New half-light half-matter quantum particles discovered
In a breakthrough, researchers led by an Indian-origin scientist have discovered half-light, half-matter particles in atomically thin semiconductors made of a 2D layer of atoms.
New York: In a breakthrough, researchers led by an Indian-origin scientist have discovered half-light, half-matter particles in atomically thin semiconductors made of a 2D layer of atoms.
The research improves the prospects of developing computing and communication technologies based on quantum properties of light and matter.
The atomically thin semiconductors consisted of two-dimensional (2D) layer of molybdenum and sulfur atoms arranged similar to graphene.
Researchers from City College of New York led by Dr Vinod Menon sandwiched the 2D material in a light trapping structure to realise the composite quantum particles.
"Besides being a fundamental breakthrough, this opens up the possibility of making devices which take the benefits of both light and matter," said Menon.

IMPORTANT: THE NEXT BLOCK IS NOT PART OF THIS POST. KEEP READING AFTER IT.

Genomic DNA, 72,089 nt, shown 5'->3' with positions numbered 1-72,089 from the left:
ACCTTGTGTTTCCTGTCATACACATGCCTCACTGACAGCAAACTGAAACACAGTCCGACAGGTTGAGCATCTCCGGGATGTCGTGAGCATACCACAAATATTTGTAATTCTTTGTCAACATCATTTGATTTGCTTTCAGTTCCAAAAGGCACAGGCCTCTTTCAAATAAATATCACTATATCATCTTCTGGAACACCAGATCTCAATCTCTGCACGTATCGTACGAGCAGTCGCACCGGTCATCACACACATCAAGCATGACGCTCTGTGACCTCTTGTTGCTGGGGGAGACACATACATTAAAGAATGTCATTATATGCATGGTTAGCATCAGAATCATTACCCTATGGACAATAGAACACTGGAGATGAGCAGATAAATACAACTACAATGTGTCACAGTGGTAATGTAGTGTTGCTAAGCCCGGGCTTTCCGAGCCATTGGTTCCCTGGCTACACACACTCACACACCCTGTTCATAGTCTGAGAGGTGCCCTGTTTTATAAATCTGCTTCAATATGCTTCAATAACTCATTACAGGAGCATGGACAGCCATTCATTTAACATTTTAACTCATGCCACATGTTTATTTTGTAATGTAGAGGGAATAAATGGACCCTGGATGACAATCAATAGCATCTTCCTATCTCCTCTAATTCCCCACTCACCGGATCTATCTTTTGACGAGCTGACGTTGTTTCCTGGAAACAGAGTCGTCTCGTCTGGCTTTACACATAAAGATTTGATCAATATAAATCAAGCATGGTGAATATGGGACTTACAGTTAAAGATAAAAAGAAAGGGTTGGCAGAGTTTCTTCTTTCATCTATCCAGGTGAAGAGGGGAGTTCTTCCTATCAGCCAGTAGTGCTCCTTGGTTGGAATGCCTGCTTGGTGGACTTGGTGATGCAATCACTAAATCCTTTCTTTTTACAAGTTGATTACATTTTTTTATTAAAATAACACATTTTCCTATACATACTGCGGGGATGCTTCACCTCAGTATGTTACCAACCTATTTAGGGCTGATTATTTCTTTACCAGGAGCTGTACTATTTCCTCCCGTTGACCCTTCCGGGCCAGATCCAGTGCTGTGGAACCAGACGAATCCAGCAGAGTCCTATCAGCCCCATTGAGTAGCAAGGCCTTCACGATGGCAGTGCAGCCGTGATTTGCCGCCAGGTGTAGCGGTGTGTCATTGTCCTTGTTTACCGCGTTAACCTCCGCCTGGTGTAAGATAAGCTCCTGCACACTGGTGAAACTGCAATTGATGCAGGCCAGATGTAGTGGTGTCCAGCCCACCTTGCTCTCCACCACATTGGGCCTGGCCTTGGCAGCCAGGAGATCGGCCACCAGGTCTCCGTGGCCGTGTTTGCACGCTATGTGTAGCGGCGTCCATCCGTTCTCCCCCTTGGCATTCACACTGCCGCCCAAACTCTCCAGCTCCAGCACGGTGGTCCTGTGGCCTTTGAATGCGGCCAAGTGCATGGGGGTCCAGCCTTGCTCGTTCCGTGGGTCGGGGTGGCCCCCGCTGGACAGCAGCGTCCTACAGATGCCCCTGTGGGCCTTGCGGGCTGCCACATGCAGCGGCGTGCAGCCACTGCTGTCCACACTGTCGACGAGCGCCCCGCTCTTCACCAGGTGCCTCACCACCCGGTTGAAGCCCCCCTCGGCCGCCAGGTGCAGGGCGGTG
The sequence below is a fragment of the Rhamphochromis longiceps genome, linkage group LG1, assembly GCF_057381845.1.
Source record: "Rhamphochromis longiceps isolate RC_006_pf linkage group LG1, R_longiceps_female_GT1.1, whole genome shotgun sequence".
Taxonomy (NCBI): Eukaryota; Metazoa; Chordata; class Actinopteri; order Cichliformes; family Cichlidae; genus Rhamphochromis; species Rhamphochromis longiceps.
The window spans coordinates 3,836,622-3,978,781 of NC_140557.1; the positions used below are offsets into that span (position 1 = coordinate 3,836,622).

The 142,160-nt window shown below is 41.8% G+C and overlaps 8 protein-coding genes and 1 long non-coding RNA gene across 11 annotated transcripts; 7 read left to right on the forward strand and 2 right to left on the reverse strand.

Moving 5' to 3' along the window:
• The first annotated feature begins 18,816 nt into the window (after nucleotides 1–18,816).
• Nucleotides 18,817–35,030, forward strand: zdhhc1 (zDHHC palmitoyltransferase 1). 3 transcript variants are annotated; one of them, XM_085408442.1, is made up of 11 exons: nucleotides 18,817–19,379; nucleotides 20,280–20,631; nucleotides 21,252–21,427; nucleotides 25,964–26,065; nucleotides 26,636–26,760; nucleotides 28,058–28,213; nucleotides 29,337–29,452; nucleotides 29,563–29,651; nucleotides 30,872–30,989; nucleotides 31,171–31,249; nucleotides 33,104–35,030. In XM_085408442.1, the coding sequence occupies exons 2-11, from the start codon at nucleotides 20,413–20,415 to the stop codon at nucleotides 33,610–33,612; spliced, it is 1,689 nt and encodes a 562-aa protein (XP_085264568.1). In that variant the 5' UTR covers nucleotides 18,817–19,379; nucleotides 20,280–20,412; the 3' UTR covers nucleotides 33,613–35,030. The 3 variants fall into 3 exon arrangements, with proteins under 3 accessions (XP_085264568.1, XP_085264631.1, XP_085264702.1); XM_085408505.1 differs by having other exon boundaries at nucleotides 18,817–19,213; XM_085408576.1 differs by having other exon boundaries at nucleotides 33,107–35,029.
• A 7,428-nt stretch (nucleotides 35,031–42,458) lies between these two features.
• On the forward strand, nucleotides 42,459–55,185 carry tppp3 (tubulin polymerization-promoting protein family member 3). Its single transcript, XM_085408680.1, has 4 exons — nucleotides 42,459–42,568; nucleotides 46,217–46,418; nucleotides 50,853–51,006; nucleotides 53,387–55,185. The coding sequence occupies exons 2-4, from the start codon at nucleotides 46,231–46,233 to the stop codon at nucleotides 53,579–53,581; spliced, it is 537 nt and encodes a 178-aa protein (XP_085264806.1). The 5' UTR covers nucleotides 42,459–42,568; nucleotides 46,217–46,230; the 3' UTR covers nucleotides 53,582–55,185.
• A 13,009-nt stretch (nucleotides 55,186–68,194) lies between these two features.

For example one can start envisioning logic gates and signal processors that take on best of light and matter. The discovery is also expected to contribute to developing practical platforms for quantum computing.
"What is so remarkable and exciting in the work by Vinod and his team is how readily this strong coupling regime could actually be achieved," said Dr Dirk Englund, a professor at MIT whose research focuses on quantum technologies based on semiconductor and optical systems, and who was not involved in the study.
"They have shown convincingly that by coupling a rather standard dielectric cavity to exciton-polaritons in a monolayer of molybdenum disulphide, they could actually reach this strong coupling regime with a very large binding strength," he said.
Menon's research team included City College PhD students, Xiaoze Liu, Tal Galfsky and Zheng Sun, and scientists from Yale University, National Tsing Hua University (Taiwan) and Ecole Polytechnic-Montreal (Canada).
The study appears in the journal Nature Photonics.